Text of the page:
In the world of sports, where a game is about as close to the heart as baseball can get, there’s a very real fear that baseball will soon be overtaken by basketball and become the new global super-game.
And as a fan, you’re already paying attention.
The World Series will once again be a huge event, but it’s not going to be the game of the century, or even the best-in-sports.
In fact, it’s going to suck.
For starters, the game is not going anywhere.
It’s going away, at least for the foreseeable future.
We are living through a generational shift in sports.
It’s going from the Olympics and the World Cup to the NBA Finals, the NBA All-Star Game, the World Baseball Classic, the College World Series, and more.
What used to be called the NBA is now the World Golf Championship, the PGA Tour, and the Ryder Cup.
This is not a trend that will stop.
As a result, the sport will soon have no chance to continue its dominance.
But as it’s currently constructed, the sports world will always be a business, and it’s no longer possible to say that baseball is a business.
There are a few exceptions to this rule, but they’re few and far between.
You may be thinking: “Well, it was a business in the ’60s, right?”
If you’re looking for a reminder of that, look no further than the rise of the NBA, the rise and fall of baseball, and even the rise, fall, and resurgence of football.
When the NBA took off, it wasn’t because it was an incredible brand.
Not even close.
Instead, the league was the culmination of a merger between the league’s major networks, the National Basketball Association, and CBS.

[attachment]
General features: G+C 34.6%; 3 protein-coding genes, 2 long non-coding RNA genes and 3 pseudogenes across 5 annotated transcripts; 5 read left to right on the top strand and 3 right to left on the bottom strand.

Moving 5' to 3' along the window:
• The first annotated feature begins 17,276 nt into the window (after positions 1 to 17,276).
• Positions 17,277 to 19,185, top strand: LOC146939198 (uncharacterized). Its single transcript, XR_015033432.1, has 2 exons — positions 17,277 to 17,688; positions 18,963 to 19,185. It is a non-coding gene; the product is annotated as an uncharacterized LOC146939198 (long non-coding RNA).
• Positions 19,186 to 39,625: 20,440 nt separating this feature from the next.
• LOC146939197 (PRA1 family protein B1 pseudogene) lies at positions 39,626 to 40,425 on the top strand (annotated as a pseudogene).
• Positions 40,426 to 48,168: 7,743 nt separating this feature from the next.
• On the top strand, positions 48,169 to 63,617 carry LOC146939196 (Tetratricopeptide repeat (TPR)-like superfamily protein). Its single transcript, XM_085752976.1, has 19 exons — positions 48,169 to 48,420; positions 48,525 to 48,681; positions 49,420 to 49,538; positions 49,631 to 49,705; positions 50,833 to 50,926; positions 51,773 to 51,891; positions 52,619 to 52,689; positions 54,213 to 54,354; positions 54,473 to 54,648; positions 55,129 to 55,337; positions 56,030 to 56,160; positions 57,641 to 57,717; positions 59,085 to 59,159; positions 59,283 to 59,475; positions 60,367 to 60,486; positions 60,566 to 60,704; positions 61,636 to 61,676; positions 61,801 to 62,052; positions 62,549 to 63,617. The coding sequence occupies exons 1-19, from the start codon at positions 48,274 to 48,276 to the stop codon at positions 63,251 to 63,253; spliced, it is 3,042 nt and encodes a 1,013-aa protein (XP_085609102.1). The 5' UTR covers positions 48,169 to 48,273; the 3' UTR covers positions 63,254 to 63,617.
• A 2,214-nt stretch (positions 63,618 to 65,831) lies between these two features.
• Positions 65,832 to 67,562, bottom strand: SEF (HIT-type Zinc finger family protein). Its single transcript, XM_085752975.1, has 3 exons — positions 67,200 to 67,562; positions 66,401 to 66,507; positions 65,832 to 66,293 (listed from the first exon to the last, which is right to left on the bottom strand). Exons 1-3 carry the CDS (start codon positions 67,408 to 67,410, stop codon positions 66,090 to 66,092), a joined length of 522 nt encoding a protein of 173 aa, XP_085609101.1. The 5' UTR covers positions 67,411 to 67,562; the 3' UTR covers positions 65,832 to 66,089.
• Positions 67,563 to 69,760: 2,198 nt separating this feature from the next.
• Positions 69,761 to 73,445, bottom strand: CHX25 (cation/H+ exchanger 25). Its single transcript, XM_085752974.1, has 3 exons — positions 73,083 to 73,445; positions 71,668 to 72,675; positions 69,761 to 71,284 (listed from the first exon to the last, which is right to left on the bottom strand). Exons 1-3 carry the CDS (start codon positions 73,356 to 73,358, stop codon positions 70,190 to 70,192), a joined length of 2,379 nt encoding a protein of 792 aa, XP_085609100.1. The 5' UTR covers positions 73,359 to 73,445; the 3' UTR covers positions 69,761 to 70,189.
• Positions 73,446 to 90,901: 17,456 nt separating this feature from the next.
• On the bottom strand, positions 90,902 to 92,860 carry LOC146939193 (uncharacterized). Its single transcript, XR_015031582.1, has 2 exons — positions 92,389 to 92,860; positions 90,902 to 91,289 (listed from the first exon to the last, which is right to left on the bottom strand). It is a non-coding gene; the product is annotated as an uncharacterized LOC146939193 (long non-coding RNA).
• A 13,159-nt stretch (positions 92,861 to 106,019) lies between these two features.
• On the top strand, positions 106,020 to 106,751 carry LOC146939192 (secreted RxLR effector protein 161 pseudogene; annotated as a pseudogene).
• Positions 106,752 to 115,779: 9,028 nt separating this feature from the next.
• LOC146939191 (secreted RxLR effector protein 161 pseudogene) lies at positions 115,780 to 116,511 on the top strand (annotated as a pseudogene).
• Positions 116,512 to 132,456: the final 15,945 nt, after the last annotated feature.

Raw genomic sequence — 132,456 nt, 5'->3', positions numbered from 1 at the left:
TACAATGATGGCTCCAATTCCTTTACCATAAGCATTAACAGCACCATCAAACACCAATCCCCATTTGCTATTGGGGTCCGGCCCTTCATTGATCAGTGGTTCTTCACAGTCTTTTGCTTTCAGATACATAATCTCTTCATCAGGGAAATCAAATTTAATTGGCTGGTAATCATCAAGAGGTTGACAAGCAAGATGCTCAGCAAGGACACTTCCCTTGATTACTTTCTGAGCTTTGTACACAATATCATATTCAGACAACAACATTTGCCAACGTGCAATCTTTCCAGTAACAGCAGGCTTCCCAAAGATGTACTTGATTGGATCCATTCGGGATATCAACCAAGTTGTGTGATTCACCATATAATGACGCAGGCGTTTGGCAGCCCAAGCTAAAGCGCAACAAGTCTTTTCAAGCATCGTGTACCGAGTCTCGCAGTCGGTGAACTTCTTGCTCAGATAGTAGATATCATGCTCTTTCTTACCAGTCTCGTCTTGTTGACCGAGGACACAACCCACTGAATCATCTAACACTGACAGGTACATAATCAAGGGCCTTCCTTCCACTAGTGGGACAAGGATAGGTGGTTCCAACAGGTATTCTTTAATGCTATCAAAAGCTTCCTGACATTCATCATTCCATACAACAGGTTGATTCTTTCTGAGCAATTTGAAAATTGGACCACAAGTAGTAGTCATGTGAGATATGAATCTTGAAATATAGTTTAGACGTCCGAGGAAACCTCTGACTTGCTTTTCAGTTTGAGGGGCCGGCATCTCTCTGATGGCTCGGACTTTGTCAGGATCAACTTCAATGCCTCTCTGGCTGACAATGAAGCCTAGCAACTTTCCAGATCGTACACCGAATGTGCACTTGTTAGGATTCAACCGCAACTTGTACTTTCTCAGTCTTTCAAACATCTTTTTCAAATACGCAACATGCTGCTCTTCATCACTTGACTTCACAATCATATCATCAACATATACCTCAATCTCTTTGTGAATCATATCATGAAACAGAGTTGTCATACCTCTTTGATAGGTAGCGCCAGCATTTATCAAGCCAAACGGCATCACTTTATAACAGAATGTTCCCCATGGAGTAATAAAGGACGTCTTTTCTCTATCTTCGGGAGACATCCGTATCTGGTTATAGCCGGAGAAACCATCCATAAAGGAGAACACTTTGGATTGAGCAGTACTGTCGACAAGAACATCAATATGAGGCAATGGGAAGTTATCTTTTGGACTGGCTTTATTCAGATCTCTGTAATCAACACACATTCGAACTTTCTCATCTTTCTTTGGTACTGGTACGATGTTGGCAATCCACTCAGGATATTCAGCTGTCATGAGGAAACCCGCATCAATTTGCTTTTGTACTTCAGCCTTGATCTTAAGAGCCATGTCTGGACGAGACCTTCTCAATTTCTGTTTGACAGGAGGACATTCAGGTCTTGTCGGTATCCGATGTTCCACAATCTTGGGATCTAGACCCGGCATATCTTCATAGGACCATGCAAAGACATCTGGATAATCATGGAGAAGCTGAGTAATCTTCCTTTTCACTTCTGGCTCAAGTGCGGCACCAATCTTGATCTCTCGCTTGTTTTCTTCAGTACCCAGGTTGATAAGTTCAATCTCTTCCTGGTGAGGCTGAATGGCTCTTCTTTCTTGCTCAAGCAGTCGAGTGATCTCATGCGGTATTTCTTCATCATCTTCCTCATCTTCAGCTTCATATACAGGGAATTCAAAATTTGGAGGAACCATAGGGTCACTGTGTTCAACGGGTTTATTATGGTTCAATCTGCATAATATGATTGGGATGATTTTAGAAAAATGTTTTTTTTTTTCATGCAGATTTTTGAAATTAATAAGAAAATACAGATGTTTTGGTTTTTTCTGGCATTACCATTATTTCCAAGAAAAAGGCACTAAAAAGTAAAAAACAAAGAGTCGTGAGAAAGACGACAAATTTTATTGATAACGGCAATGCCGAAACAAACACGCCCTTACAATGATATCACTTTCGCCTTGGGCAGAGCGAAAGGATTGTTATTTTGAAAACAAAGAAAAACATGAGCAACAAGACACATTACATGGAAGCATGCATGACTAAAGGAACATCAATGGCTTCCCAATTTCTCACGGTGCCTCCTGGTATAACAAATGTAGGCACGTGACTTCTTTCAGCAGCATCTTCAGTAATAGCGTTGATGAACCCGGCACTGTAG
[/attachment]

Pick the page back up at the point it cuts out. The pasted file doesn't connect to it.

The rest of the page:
CBS, as you may recall, owned the NBA and CBS, which was owned by NBCUniversal, owned CBS Sports.
So while the NBA was a huge brand in the 1950s and 1960s, its appeal was primarily based on the network it shared an arena with: NBC.
That’s because, for a while, the networks were all owned by the same company.
NBCUniversal was, in fact, NBC.
In other words, the two networks shared the same building, which meant that when the NBA started airing, NBC was already the number one cable network in the country.
Because of that dominance, the teams were always at the forefront of the league and had the biggest name stars.
Then, in the 1970s, NBC began to grow in size and reach.
Since the 1970 and ’80s, the number of people watching the NBA grew by 25 percent.
By the end of the 1980s, more people were watching the league on TV than ever before.
According to Forbes, the average salary for a basketball player in the NBA in the late 1980s was around $1.3 million.
(This number does not include players with endorsements, or players who play in other leagues.)
By 2001, the team that had the most players on the court was the Philadelphia 76ers, who averaged roughly 2.7 million fans per game.
Meanwhile, the Houston Rockets were in the midst of an epic run that ended in a heartbreaking loss to the Oklahoma City Thunder.
Even though the 76ers had an all-time record of winning the NBA title, the 76er’s success did not translate to the success of the Rockets.
Now, the Spurs, who played in the same city, had the second-most fans behind the 76s, and they also were in an era of extreme popularity, with more than 30 million fans watching them play every game in a single year.
At the time, the media was largely focused on the game, and with a brand like the NBA that’s been synonymous with success for nearly a century, the fact that a team was losing was not a shock.
Fans had to be sold.
“In the early 1980s and early ’90s, you had all of the other networks trying to get the attention of the people,” says Bob Lanier, who is the vice president of marketing for the National Hockey League’s Philadelphia Flyers.
I’m not talking about the other teams.
Lanier is referring to the other sports networks, such as ABC, CBS, Fox, NBC, and ESPN.
They all wanted to be in the business of bringing people to the games, so they were all in on the league.
ESPN, in particular, had an aggressive marketing strategy.
Every day, for the next several years, they would release a 30-second video, and people would come to a game and they would be shown a video that was just about every time they saw a game, from the opening whistle to the last faceoff. From